"The Naked and the Deadly" first appeared in the October 1962 issue of Man's Magazine. I liked reading it, even though I sort of knew where it was going, having read tons of crime stories with sketchy babes who fall way too easily into the detectives's beds. But that doesn't make these stories any less fun.

I was able find a picture of the the October '62 issue of Man's Magazine online. It's got a cool cover depicting John Glenn as a fighter pilot. Also it features a story about wife swapping. Hmmm...I didn't think that really took off until the 70's, but what the hell do I know anyway. It's kind of sad, knowing that I can't swing down to the nearest drugstore and find magazines like this anymore on the racks.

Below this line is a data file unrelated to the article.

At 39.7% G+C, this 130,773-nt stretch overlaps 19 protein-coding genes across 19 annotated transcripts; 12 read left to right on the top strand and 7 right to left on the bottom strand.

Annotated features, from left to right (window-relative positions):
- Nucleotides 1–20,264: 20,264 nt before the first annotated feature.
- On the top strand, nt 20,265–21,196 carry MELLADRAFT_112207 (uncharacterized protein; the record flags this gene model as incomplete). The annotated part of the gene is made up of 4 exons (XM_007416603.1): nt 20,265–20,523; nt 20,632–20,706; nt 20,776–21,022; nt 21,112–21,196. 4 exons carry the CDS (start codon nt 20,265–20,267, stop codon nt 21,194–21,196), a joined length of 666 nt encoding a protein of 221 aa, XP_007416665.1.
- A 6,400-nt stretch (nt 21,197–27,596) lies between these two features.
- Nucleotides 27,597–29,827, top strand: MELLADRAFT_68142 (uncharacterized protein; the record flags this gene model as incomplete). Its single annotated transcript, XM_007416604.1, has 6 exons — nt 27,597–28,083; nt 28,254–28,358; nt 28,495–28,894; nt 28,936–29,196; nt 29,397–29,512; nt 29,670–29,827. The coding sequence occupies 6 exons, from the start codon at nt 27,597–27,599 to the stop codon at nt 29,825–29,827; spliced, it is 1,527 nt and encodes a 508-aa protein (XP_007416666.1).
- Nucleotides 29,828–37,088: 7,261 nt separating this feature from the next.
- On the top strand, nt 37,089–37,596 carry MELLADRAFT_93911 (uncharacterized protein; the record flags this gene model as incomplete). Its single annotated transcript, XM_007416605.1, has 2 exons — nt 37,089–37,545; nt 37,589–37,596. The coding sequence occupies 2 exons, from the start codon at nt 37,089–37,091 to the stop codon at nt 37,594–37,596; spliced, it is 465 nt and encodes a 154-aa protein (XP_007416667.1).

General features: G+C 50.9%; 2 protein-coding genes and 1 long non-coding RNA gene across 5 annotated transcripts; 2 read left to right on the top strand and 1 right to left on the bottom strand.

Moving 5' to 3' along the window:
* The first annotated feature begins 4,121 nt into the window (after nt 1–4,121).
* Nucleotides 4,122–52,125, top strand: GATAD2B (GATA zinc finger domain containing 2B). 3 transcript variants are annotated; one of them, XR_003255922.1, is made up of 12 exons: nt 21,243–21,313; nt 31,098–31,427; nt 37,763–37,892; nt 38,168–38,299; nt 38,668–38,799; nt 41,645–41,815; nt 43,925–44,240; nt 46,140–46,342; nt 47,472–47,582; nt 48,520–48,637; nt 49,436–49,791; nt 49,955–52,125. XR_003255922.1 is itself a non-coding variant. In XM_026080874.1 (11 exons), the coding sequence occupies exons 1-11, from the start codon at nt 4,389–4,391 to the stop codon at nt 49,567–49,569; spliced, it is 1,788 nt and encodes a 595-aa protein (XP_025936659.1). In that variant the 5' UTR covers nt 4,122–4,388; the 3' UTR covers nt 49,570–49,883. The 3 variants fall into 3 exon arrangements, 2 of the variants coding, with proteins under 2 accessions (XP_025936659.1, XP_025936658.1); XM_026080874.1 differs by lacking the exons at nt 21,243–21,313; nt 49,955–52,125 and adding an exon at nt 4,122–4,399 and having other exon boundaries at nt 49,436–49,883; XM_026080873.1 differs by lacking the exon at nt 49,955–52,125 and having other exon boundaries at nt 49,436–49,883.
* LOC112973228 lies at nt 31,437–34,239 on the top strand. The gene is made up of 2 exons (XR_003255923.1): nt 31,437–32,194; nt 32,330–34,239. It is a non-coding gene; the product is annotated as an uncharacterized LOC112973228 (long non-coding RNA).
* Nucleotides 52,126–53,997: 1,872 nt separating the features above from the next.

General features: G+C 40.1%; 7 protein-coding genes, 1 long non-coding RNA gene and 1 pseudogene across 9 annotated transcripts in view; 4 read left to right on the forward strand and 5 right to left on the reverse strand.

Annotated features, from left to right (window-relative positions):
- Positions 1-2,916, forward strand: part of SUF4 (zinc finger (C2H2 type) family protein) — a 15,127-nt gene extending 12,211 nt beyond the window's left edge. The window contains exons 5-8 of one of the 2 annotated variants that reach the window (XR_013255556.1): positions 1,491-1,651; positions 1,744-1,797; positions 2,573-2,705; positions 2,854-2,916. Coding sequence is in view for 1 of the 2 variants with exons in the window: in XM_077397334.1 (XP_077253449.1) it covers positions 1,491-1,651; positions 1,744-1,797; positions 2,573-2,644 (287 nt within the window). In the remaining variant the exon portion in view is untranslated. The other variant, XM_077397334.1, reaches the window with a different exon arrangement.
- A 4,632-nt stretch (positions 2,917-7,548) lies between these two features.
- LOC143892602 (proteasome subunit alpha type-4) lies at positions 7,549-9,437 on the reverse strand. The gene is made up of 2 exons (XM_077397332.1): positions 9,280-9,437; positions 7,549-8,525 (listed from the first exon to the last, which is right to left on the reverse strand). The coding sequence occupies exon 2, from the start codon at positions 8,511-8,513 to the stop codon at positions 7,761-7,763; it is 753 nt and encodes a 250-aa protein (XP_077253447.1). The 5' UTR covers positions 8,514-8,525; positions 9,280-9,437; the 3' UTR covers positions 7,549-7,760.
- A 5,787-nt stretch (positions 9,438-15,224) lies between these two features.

Saturday, December 28, 2013

Amazing Stories - May 1950

This issue Amazing Stories contains the short novel "Slaves of the Crystal Brain", by William Carter Sawtelle. I'm pretty certain that Sawtelle is a pseudonym, but don't ask me why. In addition, there are 8 other stories giving a whole lot of bang for your quarter back in 1950.

Amazing Stories, May 1950 - cover by Arnold Kohn